OFT in talks with banks over reducing charges

Talks between high street banks and the Office of Fair Trading (OFT) on lowering the £2.6bn unauthorised borrowing charges on current accounts could lead to a breakthrough in months, it was revealed today.

The OFT announced the talks as it confirmed it would abandon its two-and-a-half year legal battle against six banks and one building society over the fees following a defeat at the Supreme Court last month.

The OFT, which pointed out the Government had threatened to legislate unless the banks changed their fees, said it hoped to report back on its progress in March.

Separately it said that it might still be possible for individuals to launch legal actions for refunds of fees of up to £35 charged for borrowing money without permission.

Having studied the Supreme Court ruling on November 25, the OFT said it believed any future action under the 1974 Consumer Credit Act – rather than the 1999 Unfair Terms in Consumer Contracts Regulations, which it had previously used – was likely to fail.

However it expressed ongoing “significant concerns” about the personal current account market, and planned to discuss a range of options from voluntary measures to legislative change with banks and consumer groups.

Current account customers who go into unauthorised overdraft or breach their agreed limit can be charged as much as £35 for a single bounced payment, although campaigners claim the actual cost to the banks could be as low as £2.50.

Banks earn around a third of their £8bn revenues for personal current account from the charges, which the OFT complained were “difficult to understand, not transparent and not subject to effective consumer control”.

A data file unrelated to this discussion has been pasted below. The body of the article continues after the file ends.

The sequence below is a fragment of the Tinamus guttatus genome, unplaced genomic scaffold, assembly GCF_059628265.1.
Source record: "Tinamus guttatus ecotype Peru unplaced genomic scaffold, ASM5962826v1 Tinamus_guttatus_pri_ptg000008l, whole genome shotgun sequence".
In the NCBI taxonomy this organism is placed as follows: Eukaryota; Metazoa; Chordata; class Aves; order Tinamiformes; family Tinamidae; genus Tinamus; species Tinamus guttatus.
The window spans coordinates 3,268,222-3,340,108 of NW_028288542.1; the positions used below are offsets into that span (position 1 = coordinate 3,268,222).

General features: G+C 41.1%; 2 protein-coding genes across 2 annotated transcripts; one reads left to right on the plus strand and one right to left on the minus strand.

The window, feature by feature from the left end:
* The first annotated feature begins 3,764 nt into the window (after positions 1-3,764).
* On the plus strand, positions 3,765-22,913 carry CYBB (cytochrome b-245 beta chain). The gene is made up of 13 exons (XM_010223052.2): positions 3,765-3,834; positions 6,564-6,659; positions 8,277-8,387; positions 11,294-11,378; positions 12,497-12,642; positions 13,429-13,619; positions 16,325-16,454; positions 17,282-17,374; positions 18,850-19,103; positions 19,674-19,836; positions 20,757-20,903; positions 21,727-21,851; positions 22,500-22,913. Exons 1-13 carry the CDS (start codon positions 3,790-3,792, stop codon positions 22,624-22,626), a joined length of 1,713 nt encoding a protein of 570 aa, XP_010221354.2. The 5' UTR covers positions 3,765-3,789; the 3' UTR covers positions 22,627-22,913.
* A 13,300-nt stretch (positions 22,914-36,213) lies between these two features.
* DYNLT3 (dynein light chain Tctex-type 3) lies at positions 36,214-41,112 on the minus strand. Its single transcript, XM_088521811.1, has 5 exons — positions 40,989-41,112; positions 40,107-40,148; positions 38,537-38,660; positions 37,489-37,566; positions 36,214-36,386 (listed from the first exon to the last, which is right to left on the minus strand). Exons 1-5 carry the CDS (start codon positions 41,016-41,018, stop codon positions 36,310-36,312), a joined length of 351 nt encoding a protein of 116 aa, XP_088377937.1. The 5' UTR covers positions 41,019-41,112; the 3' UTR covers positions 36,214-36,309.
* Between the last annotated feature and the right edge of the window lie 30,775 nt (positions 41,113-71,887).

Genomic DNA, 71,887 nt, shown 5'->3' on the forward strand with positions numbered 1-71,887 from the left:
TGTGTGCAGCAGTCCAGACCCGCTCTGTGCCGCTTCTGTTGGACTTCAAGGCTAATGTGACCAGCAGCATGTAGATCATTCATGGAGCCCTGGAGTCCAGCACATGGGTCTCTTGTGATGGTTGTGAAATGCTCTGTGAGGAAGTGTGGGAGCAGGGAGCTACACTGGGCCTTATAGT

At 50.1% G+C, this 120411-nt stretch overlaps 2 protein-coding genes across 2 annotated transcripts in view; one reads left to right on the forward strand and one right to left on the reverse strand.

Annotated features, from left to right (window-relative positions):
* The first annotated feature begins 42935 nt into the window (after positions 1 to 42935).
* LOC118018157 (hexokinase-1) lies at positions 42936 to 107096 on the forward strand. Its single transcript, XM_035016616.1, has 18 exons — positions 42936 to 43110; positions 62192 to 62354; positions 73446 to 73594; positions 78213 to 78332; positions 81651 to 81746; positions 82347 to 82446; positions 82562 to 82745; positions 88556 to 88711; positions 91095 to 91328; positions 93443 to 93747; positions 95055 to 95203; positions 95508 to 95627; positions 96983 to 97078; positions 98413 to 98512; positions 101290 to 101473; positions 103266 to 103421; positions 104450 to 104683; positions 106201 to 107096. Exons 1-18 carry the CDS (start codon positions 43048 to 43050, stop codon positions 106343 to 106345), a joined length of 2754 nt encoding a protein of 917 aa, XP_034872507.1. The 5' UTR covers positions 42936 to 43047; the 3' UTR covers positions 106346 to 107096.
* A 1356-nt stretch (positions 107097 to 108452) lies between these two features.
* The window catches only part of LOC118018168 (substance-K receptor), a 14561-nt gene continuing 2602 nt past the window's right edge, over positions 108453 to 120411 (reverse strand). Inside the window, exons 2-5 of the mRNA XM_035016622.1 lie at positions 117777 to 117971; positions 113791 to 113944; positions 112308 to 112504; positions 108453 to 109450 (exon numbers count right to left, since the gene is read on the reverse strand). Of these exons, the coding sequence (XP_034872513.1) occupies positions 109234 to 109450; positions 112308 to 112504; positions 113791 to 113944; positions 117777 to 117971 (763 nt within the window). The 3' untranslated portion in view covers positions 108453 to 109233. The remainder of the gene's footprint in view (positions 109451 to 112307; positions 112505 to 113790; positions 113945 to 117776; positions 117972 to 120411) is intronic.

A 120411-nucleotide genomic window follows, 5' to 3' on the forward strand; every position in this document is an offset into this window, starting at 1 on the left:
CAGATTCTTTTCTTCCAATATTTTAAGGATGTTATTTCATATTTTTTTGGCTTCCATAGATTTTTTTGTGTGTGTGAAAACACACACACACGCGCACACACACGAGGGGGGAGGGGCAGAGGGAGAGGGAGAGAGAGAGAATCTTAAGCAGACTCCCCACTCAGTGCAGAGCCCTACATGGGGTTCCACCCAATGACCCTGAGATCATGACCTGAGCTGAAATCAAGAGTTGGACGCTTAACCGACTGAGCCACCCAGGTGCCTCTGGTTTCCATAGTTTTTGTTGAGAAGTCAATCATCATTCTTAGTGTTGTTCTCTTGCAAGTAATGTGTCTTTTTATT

“We remain deeply concerned that the market for personal current accounts is not working well for consumers and does not give banks sufficient incentives to compete,” said John Fingleton, the OFT’s chief executive.

“We are committed to securing significant changes to unarranged overdraft charges going forward, whether through voluntary agreement with the banks or by other means.”

The watchdog stressed that its decision “should not be treated as advice” to customers considering bringing an individual action against financial providers under the Consumer Credit Act, which would be decided on the particular facts in each case.

The British Bankers’ Association welcomed the OFT’s decision. “The banks understand customers' concerns, and talk to their customers regularly and develop accounts in line with feedback,” the BBA said, adding that it would enter talks with the OFT.

It defended the current account market as “competitive and dynamic.”

The end of the test case means one million claims for refunds currently with the banks will be rejected and scuppers the prospect of automatic payouts of billions of pounds for nine million customers who have paid the charges since 2001.

Philip Cullum, acting chief executive of Consumer Focus, said: “This decision will add to the public frustration towards the banking sector. Banks must realise that consumer confidence in the sector is incredibly weak and that real changes are needed.”